Dakota Johnson Reacts Frankly to ‘Madame Web’s’ Critical, Financial Failure


In a new interview with Bustle, Madame Web star Dakota Johnson gave her unvarnished opinion of the disastrously received Marvel-Sony entry into the Spider-Man Universe, which bombed historically in its opening weekend with both critics and audiences. It comes just a few days after Johnson’s co-star, Sydney Sweeney, made fun of the movie in her SNL monologue.

Johnson, who recently admitted she has no plans to see Madame Web, told the outlet she had been horrifically ill with pneumonia before the movie came out, just as she was embarking on the press tour.

“I was really, really sick and felt horrible. I looked horrible,” she recalled. “And then the movie came out and it was…,” Johnson trailed off, before saying of Madame Web’s critical drubbing: “Like, I can’t take any of it seriously at all. I dunno.”

She continued: “Unfortunately, I’m not surprised it’s gone down the way it has…Of course, it’s not nice to be a part of something that’s ripped to shreds, but I can’t say that I don’t understand.”

Johnson, who primarily occupies roles in lower-budget, character-driven movies, admitted she wanted to try something different by appearing in a superhero tentpole; but she now realizes that notion was misguided.

“It was definitely an experience for me,” she reflected. “I had never done anything like it before. I probably will never do anything like it again because I don’t make sense in that world. And I know that now.”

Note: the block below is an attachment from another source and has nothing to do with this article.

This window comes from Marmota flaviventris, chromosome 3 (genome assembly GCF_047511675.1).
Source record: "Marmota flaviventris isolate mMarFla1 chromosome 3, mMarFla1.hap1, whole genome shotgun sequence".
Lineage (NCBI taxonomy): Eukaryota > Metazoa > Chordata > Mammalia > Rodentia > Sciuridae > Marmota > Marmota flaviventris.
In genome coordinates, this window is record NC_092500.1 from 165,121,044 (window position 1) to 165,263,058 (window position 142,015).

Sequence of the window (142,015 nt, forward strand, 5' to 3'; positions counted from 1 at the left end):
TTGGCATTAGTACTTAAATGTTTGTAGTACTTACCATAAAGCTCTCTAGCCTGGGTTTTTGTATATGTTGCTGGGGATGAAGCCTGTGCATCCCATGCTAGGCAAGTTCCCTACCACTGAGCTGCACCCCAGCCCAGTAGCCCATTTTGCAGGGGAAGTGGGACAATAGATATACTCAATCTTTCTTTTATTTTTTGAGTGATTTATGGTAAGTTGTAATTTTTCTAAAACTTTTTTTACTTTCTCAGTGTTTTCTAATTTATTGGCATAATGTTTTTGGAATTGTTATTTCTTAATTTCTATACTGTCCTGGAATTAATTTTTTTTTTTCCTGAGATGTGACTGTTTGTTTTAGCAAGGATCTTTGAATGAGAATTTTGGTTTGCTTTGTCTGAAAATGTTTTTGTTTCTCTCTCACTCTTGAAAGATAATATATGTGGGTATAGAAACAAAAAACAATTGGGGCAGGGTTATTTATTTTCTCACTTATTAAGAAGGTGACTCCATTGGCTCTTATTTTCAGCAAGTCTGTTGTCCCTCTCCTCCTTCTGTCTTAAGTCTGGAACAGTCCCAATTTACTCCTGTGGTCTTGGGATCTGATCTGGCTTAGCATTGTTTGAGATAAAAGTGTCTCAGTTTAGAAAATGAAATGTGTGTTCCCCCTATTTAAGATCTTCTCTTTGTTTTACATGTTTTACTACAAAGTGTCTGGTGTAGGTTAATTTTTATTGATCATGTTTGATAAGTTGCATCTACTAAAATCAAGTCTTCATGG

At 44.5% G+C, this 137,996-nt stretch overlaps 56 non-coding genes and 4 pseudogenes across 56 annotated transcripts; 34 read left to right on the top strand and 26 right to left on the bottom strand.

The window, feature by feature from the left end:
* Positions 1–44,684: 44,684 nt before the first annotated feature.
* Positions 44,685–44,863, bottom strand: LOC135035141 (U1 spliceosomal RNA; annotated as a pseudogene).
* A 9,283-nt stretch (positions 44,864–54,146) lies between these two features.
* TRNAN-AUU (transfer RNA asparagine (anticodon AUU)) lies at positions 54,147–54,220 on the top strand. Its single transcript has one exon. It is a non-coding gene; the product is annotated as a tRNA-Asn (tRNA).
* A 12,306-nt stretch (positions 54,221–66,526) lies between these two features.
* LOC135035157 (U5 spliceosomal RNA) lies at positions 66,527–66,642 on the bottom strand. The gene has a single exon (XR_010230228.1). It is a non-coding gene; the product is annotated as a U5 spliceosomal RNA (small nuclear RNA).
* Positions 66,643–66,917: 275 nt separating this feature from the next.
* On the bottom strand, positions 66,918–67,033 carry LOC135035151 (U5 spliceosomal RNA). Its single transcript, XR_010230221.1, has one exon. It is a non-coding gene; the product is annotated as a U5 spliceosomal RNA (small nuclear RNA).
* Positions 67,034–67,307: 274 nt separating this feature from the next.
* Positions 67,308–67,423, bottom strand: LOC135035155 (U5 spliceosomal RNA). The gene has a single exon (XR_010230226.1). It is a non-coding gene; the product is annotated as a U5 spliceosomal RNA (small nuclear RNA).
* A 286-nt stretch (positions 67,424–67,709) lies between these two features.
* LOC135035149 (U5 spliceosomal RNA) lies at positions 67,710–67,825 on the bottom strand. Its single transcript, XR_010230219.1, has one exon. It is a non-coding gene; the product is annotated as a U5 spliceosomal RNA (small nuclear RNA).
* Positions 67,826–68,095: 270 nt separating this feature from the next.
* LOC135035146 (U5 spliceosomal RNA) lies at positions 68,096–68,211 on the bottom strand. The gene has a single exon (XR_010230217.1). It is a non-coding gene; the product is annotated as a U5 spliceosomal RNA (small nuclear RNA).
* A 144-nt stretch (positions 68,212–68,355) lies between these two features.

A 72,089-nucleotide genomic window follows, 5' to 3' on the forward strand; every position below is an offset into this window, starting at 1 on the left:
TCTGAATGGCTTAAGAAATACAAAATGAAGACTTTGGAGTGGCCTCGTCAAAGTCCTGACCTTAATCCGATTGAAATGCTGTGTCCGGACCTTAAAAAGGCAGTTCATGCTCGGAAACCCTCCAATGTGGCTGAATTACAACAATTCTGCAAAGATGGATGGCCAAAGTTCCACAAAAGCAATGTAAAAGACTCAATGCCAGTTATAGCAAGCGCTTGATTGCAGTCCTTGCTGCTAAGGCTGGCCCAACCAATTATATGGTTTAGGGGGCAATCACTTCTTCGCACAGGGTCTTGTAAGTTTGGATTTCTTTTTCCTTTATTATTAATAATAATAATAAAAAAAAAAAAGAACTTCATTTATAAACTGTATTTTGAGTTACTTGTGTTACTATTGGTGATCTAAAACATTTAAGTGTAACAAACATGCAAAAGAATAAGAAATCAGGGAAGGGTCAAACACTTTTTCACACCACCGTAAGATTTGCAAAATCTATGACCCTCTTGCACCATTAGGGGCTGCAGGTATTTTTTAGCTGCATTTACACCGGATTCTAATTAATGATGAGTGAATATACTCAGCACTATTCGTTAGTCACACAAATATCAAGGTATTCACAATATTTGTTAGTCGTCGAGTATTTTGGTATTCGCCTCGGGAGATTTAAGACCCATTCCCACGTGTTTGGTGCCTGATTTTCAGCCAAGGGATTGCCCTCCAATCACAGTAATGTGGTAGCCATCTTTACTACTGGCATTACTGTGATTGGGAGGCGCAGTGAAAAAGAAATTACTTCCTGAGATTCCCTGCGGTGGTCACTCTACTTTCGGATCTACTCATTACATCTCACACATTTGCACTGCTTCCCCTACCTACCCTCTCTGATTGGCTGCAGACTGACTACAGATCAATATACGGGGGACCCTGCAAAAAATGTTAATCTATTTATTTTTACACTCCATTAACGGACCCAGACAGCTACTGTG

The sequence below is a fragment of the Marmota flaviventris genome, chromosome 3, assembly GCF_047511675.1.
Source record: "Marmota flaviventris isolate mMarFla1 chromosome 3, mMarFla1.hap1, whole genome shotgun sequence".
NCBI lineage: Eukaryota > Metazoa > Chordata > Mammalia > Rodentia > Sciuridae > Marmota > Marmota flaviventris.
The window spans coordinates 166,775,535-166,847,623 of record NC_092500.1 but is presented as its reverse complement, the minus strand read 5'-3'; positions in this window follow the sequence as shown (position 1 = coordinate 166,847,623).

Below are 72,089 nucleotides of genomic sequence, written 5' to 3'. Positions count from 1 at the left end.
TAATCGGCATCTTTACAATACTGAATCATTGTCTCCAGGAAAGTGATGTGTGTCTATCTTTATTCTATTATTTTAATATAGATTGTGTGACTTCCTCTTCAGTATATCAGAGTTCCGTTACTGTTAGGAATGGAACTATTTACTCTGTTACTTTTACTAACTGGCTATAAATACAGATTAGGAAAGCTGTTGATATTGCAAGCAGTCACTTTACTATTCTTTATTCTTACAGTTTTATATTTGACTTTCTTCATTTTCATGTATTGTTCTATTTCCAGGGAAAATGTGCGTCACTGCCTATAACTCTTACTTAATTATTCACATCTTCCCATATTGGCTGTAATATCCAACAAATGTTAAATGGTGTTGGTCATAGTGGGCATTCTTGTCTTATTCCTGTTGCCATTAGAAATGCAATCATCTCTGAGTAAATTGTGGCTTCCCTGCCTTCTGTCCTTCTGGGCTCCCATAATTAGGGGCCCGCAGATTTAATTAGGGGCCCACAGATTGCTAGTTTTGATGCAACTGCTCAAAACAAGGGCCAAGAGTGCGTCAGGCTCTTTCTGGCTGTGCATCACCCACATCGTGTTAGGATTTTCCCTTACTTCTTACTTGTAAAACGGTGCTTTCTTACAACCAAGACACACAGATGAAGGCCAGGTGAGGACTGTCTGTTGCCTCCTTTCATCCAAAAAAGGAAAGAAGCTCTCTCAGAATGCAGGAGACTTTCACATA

According to the actor, the project changed drastically from page to screen and eventually resembled little of the movie they intended to make. “Sometimes in this industry, you sign on to something, and it’s one thing and then as you’re making it, it becomes a completely different thing, and you’re like, ‘Wait, what?’ But it was a real learning experience,” Johnson reiterated.

“It’s so hard to get movies made, and in these big movies that get made…decisions are being made by committees, and art does not do well when it’s made by committee. Films are made by a filmmaker and a team of artists around them. You cannot make art based on numbers and algorithms.”

Johnson closed her remarks on Madame Web with a cogent observation about changing filmgoers of all stripes. “My feeling has been for a long time that audiences are extremely smart, and executives have started to believe that they’re not,” she said. “Audiences will always be able to sniff out bulls–t.”

Madame Web is currently in cinemas, but probably not for much longer.

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